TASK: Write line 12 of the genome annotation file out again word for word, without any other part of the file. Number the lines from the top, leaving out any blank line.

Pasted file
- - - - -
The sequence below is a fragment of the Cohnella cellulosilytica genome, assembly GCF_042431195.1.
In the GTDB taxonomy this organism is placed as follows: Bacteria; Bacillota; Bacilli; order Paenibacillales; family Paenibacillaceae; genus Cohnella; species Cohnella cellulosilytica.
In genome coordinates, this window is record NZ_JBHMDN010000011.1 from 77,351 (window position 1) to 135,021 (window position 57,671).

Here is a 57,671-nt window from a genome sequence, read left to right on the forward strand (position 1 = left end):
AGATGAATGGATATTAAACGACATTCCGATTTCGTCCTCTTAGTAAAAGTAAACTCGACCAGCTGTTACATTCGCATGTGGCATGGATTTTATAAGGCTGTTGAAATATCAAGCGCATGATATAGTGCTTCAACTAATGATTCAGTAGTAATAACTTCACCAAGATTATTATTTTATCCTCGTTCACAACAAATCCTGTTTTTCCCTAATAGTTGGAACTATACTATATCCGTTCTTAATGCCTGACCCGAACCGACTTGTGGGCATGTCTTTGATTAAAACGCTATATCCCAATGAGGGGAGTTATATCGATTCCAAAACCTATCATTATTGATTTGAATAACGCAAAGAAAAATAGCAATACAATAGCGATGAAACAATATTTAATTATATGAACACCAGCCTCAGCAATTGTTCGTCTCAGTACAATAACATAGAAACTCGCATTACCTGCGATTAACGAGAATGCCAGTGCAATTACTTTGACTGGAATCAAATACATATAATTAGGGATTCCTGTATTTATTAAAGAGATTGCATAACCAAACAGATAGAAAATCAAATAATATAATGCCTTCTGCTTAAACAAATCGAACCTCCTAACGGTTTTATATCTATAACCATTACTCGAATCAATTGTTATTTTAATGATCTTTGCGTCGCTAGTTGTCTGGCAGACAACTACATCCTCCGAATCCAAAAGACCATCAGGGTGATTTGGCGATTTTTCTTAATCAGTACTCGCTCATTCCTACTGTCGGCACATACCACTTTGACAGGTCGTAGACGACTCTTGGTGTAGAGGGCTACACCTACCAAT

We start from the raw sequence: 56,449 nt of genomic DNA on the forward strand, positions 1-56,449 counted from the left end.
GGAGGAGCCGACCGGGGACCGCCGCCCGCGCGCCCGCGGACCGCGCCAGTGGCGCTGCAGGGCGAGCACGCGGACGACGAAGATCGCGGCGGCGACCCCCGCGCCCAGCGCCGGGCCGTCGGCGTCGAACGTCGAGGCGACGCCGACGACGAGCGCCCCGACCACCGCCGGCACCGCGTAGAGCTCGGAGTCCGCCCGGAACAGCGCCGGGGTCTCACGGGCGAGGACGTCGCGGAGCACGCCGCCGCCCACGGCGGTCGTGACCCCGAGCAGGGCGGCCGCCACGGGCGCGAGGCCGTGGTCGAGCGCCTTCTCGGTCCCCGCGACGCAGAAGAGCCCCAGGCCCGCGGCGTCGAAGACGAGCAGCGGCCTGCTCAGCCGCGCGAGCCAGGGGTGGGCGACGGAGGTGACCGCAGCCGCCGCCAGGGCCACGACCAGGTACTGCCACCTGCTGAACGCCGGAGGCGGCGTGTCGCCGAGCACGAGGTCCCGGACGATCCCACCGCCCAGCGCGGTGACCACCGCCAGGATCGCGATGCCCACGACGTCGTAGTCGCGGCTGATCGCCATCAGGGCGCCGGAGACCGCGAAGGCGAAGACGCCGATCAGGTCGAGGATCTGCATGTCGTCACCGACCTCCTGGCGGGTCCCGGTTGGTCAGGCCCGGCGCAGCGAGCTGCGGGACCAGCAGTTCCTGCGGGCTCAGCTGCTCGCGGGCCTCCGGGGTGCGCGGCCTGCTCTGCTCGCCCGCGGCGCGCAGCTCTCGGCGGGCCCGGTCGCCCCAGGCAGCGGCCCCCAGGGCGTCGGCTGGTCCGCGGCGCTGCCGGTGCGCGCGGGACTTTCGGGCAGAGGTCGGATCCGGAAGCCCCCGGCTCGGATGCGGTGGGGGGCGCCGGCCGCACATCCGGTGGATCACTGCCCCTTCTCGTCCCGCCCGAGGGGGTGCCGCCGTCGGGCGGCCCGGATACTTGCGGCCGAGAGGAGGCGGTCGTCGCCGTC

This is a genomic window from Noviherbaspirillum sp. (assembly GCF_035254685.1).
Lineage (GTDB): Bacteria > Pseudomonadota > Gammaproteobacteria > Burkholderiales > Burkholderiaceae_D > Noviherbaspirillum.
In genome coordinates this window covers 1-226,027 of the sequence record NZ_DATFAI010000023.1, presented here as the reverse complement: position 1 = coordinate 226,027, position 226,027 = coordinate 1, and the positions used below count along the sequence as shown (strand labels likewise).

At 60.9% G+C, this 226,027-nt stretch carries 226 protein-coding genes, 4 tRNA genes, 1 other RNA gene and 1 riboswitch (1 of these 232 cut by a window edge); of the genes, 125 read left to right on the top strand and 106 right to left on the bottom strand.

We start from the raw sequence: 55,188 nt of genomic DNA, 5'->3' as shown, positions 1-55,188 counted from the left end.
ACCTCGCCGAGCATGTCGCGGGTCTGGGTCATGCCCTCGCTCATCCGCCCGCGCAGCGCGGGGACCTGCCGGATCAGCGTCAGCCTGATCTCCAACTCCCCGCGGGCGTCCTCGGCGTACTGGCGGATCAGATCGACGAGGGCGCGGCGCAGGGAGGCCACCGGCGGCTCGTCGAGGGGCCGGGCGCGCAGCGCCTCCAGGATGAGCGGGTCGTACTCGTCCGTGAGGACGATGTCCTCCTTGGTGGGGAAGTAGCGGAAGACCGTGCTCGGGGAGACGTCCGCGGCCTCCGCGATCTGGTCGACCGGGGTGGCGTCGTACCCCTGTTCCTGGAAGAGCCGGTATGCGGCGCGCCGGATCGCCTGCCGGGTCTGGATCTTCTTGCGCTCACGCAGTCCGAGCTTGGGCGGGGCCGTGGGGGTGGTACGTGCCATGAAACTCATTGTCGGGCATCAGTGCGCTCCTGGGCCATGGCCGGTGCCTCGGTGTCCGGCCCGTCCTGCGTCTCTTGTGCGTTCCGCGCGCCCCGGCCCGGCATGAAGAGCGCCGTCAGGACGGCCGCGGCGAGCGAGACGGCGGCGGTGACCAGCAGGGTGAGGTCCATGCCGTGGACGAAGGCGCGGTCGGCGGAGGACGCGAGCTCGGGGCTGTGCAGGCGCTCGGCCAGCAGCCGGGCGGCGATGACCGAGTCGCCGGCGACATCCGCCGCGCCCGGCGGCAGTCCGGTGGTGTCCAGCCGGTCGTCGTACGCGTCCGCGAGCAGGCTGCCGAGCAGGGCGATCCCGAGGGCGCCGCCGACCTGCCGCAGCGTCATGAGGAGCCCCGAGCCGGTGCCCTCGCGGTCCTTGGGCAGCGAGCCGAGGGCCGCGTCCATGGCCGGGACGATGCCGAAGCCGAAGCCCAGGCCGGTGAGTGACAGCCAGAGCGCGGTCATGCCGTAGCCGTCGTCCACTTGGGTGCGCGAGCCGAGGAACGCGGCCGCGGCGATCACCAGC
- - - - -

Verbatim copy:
We start from the raw sequence: 55,188 nt of genomic DNA, 5'->3' as shown, positions 1-55,188 counted from the left end.